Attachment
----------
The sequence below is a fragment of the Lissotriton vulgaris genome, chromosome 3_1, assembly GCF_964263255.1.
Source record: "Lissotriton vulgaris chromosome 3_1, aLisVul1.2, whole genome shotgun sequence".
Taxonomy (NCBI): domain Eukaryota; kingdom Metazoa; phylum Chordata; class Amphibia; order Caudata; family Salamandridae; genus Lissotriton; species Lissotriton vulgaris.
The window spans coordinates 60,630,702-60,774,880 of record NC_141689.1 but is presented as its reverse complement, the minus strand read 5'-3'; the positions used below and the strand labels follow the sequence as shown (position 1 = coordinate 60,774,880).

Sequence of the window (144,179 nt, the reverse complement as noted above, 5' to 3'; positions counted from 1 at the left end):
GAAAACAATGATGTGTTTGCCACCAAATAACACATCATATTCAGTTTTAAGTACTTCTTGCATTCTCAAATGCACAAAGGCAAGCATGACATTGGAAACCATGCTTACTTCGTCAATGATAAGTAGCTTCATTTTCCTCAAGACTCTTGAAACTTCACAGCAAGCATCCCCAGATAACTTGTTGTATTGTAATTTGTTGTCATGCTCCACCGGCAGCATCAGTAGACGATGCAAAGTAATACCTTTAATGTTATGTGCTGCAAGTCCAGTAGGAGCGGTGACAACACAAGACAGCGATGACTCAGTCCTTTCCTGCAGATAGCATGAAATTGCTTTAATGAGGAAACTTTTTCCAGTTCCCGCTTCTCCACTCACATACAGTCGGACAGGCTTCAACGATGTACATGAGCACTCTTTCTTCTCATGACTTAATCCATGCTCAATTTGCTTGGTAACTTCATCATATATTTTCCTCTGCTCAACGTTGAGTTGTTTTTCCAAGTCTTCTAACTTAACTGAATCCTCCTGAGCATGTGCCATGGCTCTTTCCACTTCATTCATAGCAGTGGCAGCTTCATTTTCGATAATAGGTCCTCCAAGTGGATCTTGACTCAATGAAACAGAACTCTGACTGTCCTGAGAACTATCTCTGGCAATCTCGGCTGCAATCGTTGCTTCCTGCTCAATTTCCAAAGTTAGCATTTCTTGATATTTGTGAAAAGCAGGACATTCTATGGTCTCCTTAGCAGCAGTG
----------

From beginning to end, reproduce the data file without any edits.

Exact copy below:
The sequence below is a fragment of the Lissotriton vulgaris genome, chromosome 3_1, assembly GCF_964263255.1.
Source record: "Lissotriton vulgaris chromosome 3_1, aLisVul1.2, whole genome shotgun sequence".
Taxonomy (NCBI): domain Eukaryota; kingdom Metazoa; phylum Chordata; class Amphibia; order Caudata; family Salamandridae; genus Lissotriton; species Lissotriton vulgaris.
The window spans coordinates 60,630,702-60,774,880 of record NC_141689.1 but is presented as its reverse complement, the minus strand read 5'-3'; the positions used below and the strand labels follow the sequence as shown (position 1 = coordinate 60,774,880).

Sequence of the window (144,179 nt, the reverse complement as noted above, 5' to 3'; positions counted from 1 at the left end):
GAAAACAATGATGTGTTTGCCACCAAATAACACATCATATTCAGTTTTAAGTACTTCTTGCATTCTCAAATGCACAAAGGCAAGCATGACATTGGAAACCATGCTTACTTCGTCAATGATAAGTAGCTTCATTTTCCTCAAGACTCTTGAAACTTCACAGCAAGCATCCCCAGATAACTTGTTGTATTGTAATTTGTTGTCATGCTCCACCGGCAGCATCAGTAGACGATGCAAAGTAATACCTTTAATGTTATGTGCTGCAAGTCCAGTAGGAGCGGTGACAACACAAGACAGCGATGACTCAGTCCTTTCCTGCAGATAGCATGAAATTGCTTTAATGAGGAAACTTTTTCCAGTTCCCGCTTCTCCACTCACATACAGTCGGACAGGCTTCAACGATGTACATGAGCACTCTTTCTTCTCATGACTTAATCCATGCTCAATTTGCTTGGTAACTTCATCATATATTTTCCTCTGCTCAACGTTGAGTTGTTTTTCCAAGTCTTCTAACTTAACTGAATCCTCCTGAGCATGTGCCATGGCTCTTTCCACTTCATTCATAGCAGTGGCAGCTTCATTTTCGATAATAGGTCCTCCAAGTGGATCTTGACTCAATGAAACAGAACTCTGACTGTCCTGAGAACTATCTCTGGCAATCTCGGCTGCAATCGTTGCTTCCTGCTCAATTTCCAAAGTTAGCATTTCTTGATATTTGTGAAAAGCAGGACATTCTATGGTCTCCTTAGCAGCAGTG